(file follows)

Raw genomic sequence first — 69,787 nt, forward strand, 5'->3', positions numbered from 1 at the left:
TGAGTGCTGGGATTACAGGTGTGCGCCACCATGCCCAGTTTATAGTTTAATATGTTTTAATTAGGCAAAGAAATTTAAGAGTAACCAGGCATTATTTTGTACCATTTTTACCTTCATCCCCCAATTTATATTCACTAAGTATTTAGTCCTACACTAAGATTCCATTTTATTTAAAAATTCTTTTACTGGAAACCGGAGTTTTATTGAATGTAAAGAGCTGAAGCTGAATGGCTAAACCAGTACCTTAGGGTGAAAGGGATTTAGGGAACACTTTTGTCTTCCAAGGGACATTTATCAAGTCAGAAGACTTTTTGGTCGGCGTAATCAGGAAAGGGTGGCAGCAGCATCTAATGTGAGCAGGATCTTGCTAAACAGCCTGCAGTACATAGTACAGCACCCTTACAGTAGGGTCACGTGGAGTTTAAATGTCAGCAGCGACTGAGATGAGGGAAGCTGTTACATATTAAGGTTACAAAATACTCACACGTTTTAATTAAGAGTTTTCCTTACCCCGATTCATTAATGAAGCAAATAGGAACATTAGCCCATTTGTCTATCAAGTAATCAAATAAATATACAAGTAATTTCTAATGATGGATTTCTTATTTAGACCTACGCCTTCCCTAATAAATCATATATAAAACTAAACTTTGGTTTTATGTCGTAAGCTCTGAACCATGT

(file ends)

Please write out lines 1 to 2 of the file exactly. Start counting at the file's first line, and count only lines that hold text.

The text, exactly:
Raw genomic sequence first — 69,787 nt, forward strand, 5'->3', positions numbered from 1 at the left:
TGAGTGCTGGGATTACAGGTGTGCGCCACCATGCCCAGTTTATAGTTTAATATGTTTTAATTAGGCAAAGAAATTTAAGAGTAACCAGGCATTATTTTGTACCATTTTTACCTTCATCCCCCAATTTATATTCACTAAGTATTTAGTCCTACACTAAGATTCCATTTTATTTAAAAATTCTTTTACTGGAAACCGGAGTTTTATTGAATGTAAAGAGCTGAAGCTGAATGGCTAAACCAGTACCTTAGGGTGAAAGGGATTTAGGGAACACTTTTGTCTTCCAAGGGACATTTATCAAGTCAGAAGACTTTTTGGTCGGCGTAATCAGGAAAGGGTGGCAGCAGCATCTAATGTGAGCAGGATCTTGCTAAACAGCCTGCAGTACATAGTACAGCACCCTTACAGTAGGGTCACGTGGAGTTTAAATGTCAGCAGCGACTGAGATGAGGGAAGCTGTTACATATTAAGGTTACAAAATACTCACACGTTTTAATTAAGAGTTTTCCTTACCCCGATTCATTAATGAAGCAAATAGGAACATTAGCCCATTTGTCTATCAAGTAATCAAATAAATATACAAGTAATTTCTAATGATGGATTTCTTATTTAGACCTACGCCTTCCCTAATAAATCATATATAAAACTAAACTTTGGTTTTATGTCGTAAGCTCTGAACCATGT